TiPlasmids are Transferred from Bacteria to Plants

Although the F-plasmid of E. coli is limited in its host range to a few enteric bacteria, it can actually promote DNA transfer between E. coli and yeast! Similarly, broad host range plasmids of the IncP, IncQ and IncW incompatibility groups can mobilize DNA from gram-negative bacteria into both gram-positive bacteria and yeast. In both cases, the range of species in which the plasmid can survive and replicate is much smaller than the range of species to which DNA may be transferred. Therefore, many plasmids are degraded or destroyed after they are transferred to an incompatible cell. Some DNA mobilized in this manner may survive if it is recombined with the host chromosome or resident plasmids.

The greatest versatility in plasmid transfer is shown by the highly specialized Ti-plasmids (Ti = tumor-inducing) that allow certain bacteria to insert DNA into the nucleus of plant cells. The Ti-plasmid is carried by soil bacteria of the Agrobacterium group, in particular A. tumefaciens, and confers the ability to infect plants and produce tumors, inside which the bacteria grow and divide happily. This results in tumor-like swellings on the stems of infected plants, a condition known as "crown gall disease". The related Ri-plasmid is carried by Agrobacterium rhizogenes, which infects roots and causes hairy root disease.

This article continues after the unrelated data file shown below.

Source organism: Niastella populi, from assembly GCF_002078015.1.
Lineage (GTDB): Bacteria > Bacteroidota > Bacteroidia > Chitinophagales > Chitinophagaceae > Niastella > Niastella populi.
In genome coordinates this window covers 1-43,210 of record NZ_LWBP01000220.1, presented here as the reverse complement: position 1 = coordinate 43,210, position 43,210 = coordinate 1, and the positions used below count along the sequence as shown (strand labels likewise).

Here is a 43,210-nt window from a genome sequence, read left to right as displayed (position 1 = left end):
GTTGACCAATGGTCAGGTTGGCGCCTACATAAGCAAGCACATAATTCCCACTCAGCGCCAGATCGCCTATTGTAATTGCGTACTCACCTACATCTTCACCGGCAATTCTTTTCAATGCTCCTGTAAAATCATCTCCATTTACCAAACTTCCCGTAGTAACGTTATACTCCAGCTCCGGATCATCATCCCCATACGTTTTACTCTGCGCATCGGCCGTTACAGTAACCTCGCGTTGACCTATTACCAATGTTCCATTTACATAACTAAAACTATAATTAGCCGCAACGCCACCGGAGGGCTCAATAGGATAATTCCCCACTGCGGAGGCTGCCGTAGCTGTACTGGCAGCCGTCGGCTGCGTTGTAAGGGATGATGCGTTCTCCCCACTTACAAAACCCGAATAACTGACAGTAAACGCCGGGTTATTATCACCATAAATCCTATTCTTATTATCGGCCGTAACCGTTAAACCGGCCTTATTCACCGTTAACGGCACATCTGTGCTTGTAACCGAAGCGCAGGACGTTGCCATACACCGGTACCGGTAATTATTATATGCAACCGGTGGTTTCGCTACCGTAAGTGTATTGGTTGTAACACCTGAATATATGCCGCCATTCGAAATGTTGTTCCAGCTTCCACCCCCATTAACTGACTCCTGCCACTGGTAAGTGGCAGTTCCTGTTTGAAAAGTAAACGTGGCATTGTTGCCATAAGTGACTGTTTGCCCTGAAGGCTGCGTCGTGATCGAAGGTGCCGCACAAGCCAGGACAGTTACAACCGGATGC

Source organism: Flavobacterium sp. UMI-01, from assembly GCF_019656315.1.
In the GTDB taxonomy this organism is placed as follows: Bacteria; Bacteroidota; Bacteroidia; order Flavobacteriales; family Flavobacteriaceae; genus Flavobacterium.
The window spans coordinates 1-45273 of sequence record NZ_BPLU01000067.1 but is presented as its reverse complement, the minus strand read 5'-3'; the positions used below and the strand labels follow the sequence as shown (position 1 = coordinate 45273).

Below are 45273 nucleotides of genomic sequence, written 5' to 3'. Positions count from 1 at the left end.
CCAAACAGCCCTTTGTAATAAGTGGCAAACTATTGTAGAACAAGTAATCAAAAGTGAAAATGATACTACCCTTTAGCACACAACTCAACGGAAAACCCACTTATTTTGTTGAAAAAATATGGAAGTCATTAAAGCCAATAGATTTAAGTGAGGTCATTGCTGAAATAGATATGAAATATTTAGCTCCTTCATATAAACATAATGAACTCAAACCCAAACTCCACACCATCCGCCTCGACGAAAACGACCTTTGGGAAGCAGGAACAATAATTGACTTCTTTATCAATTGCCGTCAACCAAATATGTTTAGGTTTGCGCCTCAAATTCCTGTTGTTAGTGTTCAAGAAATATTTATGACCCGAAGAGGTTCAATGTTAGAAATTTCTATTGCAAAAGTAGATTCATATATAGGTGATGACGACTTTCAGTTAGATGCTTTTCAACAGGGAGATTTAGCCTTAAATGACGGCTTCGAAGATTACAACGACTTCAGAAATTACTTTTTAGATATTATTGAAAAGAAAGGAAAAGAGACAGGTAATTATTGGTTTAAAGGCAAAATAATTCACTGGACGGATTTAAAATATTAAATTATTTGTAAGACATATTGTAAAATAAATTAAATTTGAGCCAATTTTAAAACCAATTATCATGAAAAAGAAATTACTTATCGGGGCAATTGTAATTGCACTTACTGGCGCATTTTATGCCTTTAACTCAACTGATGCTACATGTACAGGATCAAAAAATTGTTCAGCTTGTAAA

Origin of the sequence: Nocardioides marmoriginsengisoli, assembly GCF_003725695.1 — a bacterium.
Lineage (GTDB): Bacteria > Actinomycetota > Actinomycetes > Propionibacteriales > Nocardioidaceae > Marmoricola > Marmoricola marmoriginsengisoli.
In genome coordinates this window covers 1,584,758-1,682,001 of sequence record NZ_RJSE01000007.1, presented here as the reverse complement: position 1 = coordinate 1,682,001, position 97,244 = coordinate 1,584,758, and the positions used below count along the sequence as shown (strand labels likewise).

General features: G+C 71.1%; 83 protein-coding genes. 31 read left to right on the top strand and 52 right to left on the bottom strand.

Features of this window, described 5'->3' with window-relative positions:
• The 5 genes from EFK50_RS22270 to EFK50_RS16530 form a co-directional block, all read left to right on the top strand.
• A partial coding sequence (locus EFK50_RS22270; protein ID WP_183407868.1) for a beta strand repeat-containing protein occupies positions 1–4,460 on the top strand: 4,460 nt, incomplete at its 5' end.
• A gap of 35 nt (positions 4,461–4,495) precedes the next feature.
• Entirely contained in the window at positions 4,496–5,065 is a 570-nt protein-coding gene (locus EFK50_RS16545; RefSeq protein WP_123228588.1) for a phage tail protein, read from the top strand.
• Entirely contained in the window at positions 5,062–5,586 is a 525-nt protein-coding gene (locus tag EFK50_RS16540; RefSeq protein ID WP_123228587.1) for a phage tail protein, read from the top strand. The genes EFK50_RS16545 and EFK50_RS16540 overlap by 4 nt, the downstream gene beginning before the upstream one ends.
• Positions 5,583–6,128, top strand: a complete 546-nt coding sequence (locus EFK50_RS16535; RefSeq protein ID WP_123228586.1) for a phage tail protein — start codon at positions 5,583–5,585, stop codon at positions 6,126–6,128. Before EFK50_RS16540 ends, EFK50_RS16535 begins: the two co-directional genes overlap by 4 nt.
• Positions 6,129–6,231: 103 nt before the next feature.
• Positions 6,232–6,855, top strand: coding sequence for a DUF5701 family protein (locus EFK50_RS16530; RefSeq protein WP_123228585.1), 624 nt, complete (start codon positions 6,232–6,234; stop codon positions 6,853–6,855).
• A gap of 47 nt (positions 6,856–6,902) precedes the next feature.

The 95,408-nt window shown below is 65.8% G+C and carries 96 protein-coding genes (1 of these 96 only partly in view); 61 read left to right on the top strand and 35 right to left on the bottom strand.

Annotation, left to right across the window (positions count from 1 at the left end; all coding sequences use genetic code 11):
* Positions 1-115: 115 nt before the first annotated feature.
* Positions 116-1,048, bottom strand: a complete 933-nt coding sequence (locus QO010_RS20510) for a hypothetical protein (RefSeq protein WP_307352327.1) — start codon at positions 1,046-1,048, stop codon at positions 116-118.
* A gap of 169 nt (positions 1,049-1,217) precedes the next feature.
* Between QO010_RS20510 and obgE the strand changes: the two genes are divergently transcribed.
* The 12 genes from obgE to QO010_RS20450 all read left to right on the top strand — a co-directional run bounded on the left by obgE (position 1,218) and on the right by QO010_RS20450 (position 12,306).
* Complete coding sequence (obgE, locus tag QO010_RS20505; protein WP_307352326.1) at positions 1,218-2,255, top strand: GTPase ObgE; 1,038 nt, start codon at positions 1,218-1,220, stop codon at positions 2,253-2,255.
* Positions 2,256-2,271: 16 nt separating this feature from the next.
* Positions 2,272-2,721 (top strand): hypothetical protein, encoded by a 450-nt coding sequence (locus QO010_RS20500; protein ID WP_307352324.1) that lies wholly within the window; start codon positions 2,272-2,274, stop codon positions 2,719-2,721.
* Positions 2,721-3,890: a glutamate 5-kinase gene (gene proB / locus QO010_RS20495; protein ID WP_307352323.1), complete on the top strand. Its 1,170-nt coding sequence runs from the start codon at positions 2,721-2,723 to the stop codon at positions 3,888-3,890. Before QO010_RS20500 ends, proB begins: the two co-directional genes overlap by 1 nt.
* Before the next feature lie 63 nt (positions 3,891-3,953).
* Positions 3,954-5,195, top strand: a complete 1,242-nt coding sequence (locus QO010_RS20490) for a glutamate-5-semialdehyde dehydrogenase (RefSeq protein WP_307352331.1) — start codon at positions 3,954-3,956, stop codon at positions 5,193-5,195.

Agrobacterium is attracted by chemicals, such as acetosyringone, which are released by wounded plants. It then enters via the wound and transfers a portion of crown gall Type of tumor formed on plants due to infection by Agrobacterium carrying a Ti-plasmid

Ti-plasmid Tumor-inducing plasmid. Plasmid that is carried by soil bacteria of the Agrobacterium group and confers the ability to infect plants and produce tumors

FIGURE 16.21 Structure of the Ti-Plasmid

The Ti plasmid of Agrobacterium has several regions. The T-DNA region is flanked by two inverted repeats and contains genes for auxin and cytokinin, which induce the plant cells to grow, and genes for opine synthesis, a carbon source for Agrobacterium. This region is transferred into the plant cell by the expression of the transfer genes found on the other part of the Ti plasmid. The Ti plasmid also has an origin of replication and genes for opine breakdown.